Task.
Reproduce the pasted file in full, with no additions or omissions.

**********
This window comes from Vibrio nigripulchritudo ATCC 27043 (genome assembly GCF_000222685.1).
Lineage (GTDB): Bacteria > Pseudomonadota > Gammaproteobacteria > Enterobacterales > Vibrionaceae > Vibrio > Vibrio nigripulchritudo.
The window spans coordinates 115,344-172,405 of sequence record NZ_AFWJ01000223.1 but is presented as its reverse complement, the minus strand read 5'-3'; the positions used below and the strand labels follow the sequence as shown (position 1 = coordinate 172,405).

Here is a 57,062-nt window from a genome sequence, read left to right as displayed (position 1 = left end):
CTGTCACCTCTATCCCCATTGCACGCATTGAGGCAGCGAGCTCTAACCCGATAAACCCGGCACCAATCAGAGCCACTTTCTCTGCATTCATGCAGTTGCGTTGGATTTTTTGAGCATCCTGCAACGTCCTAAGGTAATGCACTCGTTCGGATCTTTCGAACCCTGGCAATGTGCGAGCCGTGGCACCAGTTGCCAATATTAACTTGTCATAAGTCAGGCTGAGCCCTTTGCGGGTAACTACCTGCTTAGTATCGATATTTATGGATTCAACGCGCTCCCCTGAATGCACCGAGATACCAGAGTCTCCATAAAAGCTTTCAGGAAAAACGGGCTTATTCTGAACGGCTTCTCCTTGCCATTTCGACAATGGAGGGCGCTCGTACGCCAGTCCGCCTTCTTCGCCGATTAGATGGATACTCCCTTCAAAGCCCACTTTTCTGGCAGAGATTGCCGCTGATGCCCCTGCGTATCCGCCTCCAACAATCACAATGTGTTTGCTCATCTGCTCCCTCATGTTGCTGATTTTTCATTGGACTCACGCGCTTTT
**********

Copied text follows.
This window comes from Vibrio nigripulchritudo ATCC 27043 (genome assembly GCF_000222685.1).
Lineage (GTDB): Bacteria > Pseudomonadota > Gammaproteobacteria > Enterobacterales > Vibrionaceae > Vibrio > Vibrio nigripulchritudo.
The window spans coordinates 115,344-172,405 of sequence record NZ_AFWJ01000223.1 but is presented as its reverse complement, the minus strand read 5'-3'; the positions used below and the strand labels follow the sequence as shown (position 1 = coordinate 172,405).

Here is a 57,062-nt window from a genome sequence, read left to right as displayed (position 1 = left end):
CTGTCACCTCTATCCCCATTGCACGCATTGAGGCAGCGAGCTCTAACCCGATAAACCCGGCACCAATCAGAGCCACTTTCTCTGCATTCATGCAGTTGCGTTGGATTTTTTGAGCATCCTGCAACGTCCTAAGGTAATGCACTCGTTCGGATCTTTCGAACCCTGGCAATGTGCGAGCCGTGGCACCAGTTGCCAATATTAACTTGTCATAAGTCAGGCTGAGCCCTTTGCGGGTAACTACCTGCTTAGTATCGATATTTATGGATTCAACGCGCTCCCCTGAATGCACCGAGATACCAGAGTCTCCATAAAAGCTTTCAGGAAAAACGGGCTTATTCTGAACGGCTTCTCCTTGCCATTTCGACAATGGAGGGCGCTCGTACGCCAGTCCGCCTTCTTCGCCGATTAGATGGATACTCCCTTCAAAGCCCACTTTTCTGGCAGAGATTGCCGCTGATGCCCCTGCGTATCCGCCTCCAACAATCACAATGTGTTTGCTCATCTGCTCCCTCATGTTGCTGATTTTTCATTGGACTCACGCGCTTTT